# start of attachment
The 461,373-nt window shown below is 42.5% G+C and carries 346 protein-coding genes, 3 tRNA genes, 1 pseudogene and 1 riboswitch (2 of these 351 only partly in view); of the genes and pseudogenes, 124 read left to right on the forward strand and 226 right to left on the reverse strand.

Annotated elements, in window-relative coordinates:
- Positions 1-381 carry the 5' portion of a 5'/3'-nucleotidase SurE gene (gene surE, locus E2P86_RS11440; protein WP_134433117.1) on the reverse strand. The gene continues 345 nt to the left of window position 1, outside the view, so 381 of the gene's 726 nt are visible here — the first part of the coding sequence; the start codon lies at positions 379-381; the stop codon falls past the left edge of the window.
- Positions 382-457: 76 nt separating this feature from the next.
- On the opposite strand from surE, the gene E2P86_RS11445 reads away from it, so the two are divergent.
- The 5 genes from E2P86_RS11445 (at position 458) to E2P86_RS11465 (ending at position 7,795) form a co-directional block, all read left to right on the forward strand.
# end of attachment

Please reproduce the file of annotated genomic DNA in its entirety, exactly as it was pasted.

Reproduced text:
The 461,373-nt window shown below is 42.5% G+C and carries 346 protein-coding genes, 3 tRNA genes, 1 pseudogene and 1 riboswitch (2 of these 351 only partly in view); of the genes and pseudogenes, 124 read left to right on the forward strand and 226 right to left on the reverse strand.

Annotated elements, in window-relative coordinates:
- Positions 1-381 carry the 5' portion of a 5'/3'-nucleotidase SurE gene (gene surE, locus E2P86_RS11440; protein WP_134433117.1) on the reverse strand. The gene continues 345 nt to the left of window position 1, outside the view, so 381 of the gene's 726 nt are visible here — the first part of the coding sequence; the start codon lies at positions 379-381; the stop codon falls past the left edge of the window.
- Positions 382-457: 76 nt separating this feature from the next.
- On the opposite strand from surE, the gene E2P86_RS11445 reads away from it, so the two are divergent.
- The 5 genes from E2P86_RS11445 (at position 458) to E2P86_RS11465 (ending at position 7,795) form a co-directional block, all read left to right on the forward strand.